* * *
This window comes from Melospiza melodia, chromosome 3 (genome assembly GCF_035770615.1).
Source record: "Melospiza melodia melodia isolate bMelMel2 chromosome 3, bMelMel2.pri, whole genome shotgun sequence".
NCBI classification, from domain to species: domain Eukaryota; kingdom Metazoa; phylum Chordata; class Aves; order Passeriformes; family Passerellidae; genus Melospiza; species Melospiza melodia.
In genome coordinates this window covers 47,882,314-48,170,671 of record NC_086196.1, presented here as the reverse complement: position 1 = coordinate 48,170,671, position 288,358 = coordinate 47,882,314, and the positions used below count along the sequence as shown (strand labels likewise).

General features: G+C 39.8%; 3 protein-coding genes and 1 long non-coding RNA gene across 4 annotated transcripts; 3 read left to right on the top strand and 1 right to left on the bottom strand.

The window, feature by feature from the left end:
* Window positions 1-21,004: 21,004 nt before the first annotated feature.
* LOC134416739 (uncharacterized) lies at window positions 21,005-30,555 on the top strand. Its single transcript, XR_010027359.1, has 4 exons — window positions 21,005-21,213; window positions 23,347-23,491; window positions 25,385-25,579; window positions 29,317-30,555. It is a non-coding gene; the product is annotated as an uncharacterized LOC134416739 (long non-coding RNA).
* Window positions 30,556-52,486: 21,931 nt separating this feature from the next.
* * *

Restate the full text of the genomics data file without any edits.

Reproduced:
This window comes from Melospiza melodia, chromosome 3 (genome assembly GCF_035770615.1).
Source record: "Melospiza melodia melodia isolate bMelMel2 chromosome 3, bMelMel2.pri, whole genome shotgun sequence".
NCBI classification, from domain to species: domain Eukaryota; kingdom Metazoa; phylum Chordata; class Aves; order Passeriformes; family Passerellidae; genus Melospiza; species Melospiza melodia.
In genome coordinates this window covers 47,882,314-48,170,671 of record NC_086196.1, presented here as the reverse complement: position 1 = coordinate 48,170,671, position 288,358 = coordinate 47,882,314, and the positions used below count along the sequence as shown (strand labels likewise).

General features: G+C 39.8%; 3 protein-coding genes and 1 long non-coding RNA gene across 4 annotated transcripts; 3 read left to right on the top strand and 1 right to left on the bottom strand.

The window, feature by feature from the left end:
* Window positions 1-21,004: 21,004 nt before the first annotated feature.
* LOC134416739 (uncharacterized) lies at window positions 21,005-30,555 on the top strand. Its single transcript, XR_010027359.1, has 4 exons — window positions 21,005-21,213; window positions 23,347-23,491; window positions 25,385-25,579; window positions 29,317-30,555. It is a non-coding gene; the product is annotated as an uncharacterized LOC134416739 (long non-coding RNA).
* Window positions 30,556-52,486: 21,931 nt separating this feature from the next.